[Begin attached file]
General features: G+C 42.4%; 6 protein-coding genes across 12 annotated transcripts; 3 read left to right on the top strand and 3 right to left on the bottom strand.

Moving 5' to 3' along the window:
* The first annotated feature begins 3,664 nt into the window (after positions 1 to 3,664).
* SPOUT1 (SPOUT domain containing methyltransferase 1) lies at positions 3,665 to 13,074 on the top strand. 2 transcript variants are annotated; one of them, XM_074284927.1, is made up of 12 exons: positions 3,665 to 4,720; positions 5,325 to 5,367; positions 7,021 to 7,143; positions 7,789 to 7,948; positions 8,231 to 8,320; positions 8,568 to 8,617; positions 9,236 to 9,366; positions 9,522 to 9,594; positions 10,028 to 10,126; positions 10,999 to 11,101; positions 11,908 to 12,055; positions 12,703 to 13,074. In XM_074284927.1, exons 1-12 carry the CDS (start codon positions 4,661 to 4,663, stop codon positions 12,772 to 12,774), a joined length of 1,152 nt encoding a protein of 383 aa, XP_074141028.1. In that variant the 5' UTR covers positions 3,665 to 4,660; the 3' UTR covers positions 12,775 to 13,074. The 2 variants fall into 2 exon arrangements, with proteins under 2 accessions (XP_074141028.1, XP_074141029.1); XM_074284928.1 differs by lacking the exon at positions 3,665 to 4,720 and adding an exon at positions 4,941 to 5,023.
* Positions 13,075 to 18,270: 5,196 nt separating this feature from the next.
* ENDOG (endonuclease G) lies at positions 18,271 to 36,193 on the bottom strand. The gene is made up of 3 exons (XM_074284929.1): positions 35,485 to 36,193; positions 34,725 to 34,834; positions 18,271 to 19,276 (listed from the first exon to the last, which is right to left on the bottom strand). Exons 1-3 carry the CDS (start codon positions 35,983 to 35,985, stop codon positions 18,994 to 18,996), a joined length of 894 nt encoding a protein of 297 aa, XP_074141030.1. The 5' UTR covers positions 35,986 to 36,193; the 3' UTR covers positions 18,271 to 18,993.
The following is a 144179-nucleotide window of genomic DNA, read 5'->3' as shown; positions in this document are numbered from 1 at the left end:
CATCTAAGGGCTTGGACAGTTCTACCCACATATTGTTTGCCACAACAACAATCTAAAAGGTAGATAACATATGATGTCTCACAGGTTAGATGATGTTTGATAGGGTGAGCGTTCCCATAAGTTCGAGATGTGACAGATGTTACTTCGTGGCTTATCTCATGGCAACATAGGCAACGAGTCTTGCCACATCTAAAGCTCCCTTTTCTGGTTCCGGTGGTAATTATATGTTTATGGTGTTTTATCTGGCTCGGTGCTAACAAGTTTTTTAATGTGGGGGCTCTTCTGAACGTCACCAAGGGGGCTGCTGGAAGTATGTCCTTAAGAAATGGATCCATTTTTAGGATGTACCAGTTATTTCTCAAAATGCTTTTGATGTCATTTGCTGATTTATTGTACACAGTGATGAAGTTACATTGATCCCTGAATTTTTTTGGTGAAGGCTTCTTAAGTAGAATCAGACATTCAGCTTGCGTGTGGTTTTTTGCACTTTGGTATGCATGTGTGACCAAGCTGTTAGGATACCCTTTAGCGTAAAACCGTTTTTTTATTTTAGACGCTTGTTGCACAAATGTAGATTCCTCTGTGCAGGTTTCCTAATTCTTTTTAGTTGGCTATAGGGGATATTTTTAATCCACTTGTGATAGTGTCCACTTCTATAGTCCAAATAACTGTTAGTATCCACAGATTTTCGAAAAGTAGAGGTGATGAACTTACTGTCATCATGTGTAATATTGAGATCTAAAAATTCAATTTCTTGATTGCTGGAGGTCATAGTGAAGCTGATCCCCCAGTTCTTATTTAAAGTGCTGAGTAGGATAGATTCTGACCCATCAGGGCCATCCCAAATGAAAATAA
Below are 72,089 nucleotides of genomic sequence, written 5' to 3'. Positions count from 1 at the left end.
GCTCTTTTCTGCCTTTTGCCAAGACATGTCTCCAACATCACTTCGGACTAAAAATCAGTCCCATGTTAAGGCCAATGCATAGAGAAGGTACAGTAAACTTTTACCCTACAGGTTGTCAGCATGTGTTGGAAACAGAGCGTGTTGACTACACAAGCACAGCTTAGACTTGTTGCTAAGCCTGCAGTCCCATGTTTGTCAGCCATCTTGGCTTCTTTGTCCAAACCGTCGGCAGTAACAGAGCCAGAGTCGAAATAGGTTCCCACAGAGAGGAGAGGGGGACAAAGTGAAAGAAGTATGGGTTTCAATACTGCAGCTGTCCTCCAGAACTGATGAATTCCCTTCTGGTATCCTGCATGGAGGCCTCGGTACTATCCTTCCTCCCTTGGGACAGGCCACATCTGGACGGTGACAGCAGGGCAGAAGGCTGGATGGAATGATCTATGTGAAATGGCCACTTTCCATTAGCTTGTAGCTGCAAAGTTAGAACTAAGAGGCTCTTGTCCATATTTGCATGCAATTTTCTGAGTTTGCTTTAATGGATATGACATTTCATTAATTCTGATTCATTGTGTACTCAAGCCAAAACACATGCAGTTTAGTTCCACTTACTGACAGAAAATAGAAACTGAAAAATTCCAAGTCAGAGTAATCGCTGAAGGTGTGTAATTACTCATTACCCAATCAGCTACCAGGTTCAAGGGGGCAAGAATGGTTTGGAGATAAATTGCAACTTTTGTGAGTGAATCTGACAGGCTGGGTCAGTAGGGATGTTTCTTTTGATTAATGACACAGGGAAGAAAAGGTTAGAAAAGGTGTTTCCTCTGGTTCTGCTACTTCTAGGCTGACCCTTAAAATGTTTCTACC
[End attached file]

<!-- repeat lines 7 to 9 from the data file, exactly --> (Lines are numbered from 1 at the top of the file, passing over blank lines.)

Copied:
The following is a 144179-nucleotide window of genomic DNA, read 5'->3' as shown; positions in this document are numbered from 1 at the left end:
CATCTAAGGGCTTGGACAGTTCTACCCACATATTGTTTGCCACAACAACAATCTAAAAGGTAGATAACATATGATGTCTCACAGGTTAGATGATGTTTGATAGGGTGAGCGTTCCCATAAGTTCGAGATGTGACAGATGTTACTTCGTGGCTTATCTCATGGCAACATAGGCAACGAGTCTTGCCACATCTAAAGCTCCCTTTTCTGGTTCCGGTGGTAATTATATGTTTATGGTGTTTTATCTGGCTCGGTGCTAACAAGTTTTTTAATGTGGGGGCTCTTCTGAACGTCACCAAGGGGGCTGCTGGAAGTATGTCCTTAAGAAATGGATCCATTTTTAGGATGTACCAGTTATTTCTCAAAATGCTTTTGATGTCATTTGCTGATTTATTGTACACAGTGATGAAGTTACATTGATCCCTGAATTTTTTTGGTGAAGGCTTCTTAAGTAGAATCAGACATTCAGCTTGCGTGTGGTTTTTTGCACTTTGGTATGCATGTGTGACCAAGCTGTTAGGATACCCTTTAGCGTAAAACCGTTTTTTTATTTTAGACGCTTGTTGCACAAATGTAGATTCCTCTGTGCAGGTTTCCTAATTCTTTTTAGTTGGCTATAGGGGATATTTTTAATCCACTTGTGATAGTGTCCACTTCTATAGTCCAAATAACTGTTAGTATCCACAGATTTTCGAAAAGTAGAGGTGATGAACTTACTGTCATCATGTGTAATATTGAGATCTAAAAATTCAATTTCTTGATTGCTGGAGGTCATAGTGAAGCTGATCCCCCAGTTCTTATTTAAAGTGCTGAGTAGGATAGATTCTGACCCATCAGGGCCATCCCAAATGAAAATAA
Below are 72,089 nucleotides of genomic sequence, written 5' to 3'. Positions count from 1 at the left end.